Figure 4 The instrumental scenario. (Not a correlation scenario.)

Figure 4

The instrumental scenario. (Not a correlation scenario.)

P(A,B|X)=UP(A|X,U)P(B|A,U)P(U).(2)

Per Ref. [39], the set of distributions P compatible with a given causal structure 𝓖 is a semi-algebraic set whenever the observable random variables are categorical, i.e., when they have finite cardinality. This implies that it can be characterized in terms of a finite number of polynomial inequalities. Unfortunately, the computational complexity of deriving such a characterizing set of inequalities makes the problem intractable already for networks of a very small size [43]. Furthermore, within the context of quantum foundations, there exist fairly natural causal structures for which the total number of such inequalities grows exponentially with the dimensionality of P [44]. We must resort thus to partial characterizations of the original set of distributions. This notion is better formalized by the following problem.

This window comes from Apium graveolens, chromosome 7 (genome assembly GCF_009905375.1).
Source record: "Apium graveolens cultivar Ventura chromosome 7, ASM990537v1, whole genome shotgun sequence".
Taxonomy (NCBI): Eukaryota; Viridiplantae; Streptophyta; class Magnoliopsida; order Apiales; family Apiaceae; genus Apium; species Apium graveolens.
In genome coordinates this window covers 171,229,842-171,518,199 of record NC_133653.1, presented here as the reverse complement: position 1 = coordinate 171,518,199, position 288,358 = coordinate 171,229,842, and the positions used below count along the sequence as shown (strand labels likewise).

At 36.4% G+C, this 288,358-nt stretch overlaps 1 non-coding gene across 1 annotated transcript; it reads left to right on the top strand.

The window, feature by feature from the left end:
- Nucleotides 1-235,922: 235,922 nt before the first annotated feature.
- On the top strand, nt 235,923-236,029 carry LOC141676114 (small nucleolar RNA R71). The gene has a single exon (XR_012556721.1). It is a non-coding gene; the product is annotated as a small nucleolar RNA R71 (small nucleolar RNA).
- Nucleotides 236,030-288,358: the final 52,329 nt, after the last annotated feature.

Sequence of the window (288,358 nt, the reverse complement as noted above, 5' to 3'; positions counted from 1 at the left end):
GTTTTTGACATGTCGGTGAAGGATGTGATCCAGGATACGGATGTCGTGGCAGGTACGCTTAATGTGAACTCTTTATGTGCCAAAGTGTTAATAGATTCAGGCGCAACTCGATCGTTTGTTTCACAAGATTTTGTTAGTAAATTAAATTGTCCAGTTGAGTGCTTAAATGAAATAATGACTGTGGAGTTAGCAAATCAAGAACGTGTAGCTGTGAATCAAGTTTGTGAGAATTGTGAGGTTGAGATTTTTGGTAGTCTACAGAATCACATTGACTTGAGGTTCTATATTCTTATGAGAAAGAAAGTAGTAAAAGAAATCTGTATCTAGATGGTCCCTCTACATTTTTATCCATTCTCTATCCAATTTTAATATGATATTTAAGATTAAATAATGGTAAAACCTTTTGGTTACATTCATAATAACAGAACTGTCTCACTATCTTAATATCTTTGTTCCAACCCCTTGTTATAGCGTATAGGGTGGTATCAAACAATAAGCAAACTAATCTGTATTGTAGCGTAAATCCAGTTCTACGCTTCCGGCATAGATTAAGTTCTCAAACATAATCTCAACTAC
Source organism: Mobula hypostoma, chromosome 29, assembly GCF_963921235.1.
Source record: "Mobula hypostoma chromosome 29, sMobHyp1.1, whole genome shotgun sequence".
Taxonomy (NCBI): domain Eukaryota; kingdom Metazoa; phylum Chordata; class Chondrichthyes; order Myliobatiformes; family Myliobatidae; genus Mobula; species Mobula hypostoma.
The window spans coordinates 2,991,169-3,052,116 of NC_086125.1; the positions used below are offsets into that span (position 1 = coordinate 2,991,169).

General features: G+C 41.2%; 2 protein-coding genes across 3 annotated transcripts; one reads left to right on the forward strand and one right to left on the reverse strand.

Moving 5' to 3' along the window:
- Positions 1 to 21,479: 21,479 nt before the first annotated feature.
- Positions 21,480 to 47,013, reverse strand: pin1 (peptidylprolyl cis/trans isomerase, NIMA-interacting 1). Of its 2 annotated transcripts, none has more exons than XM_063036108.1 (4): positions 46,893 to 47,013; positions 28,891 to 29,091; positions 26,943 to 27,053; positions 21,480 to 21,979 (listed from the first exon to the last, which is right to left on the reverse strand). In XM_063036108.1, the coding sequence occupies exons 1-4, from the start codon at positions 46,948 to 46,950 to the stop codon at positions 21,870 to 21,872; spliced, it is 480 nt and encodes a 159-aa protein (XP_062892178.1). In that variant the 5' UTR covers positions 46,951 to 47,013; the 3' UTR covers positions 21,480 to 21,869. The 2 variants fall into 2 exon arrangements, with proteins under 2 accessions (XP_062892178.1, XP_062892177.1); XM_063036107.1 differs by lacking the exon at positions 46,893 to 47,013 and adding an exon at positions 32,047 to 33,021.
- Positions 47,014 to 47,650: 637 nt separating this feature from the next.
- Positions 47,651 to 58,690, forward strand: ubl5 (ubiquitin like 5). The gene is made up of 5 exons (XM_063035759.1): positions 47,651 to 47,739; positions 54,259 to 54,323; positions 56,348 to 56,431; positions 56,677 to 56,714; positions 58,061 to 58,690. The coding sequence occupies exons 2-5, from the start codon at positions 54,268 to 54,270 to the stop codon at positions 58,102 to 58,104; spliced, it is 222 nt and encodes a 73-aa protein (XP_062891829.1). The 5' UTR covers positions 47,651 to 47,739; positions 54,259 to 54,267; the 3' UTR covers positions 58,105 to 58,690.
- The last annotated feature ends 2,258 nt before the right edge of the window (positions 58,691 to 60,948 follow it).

Problem 1

Approximate Causal Compatibility

INPUT: ϵ > 0, a causal structure 𝓖 and a particular probability distribution P over the observed variables.

OUTPUT: If there does not exist a probability distribution P̃ over the observed variables, such thatP2ϵ and P̃ is compatible with 𝓖, then return a function F such that F(P) < 0 and F() ≥ 0 for all distributions P̂ compatible with 𝓖.

OBJECTIVE: Determine if P isapproximately compatible” with 𝓖; if not, provide a witness F to prove incompatibility of P.

Note that, if P is not approximately compatible with 𝓖, the function F witnessing its incompatibility is not required to be universal. Namely, there could exist other distributions P′ incompatible with 𝓖 such that F(P′) ≥ 0.

The goal of this paper is to provide a solution to this problem. Note that, since for any 𝓖 the set of compatible distributions is closed [39], it follows that any distribution P that is ϵ-compatible for all ϵ > 0 must be compatible with 𝓖. The analog problem for ϵ = 0 will be simply referred to as Causal Compatibility.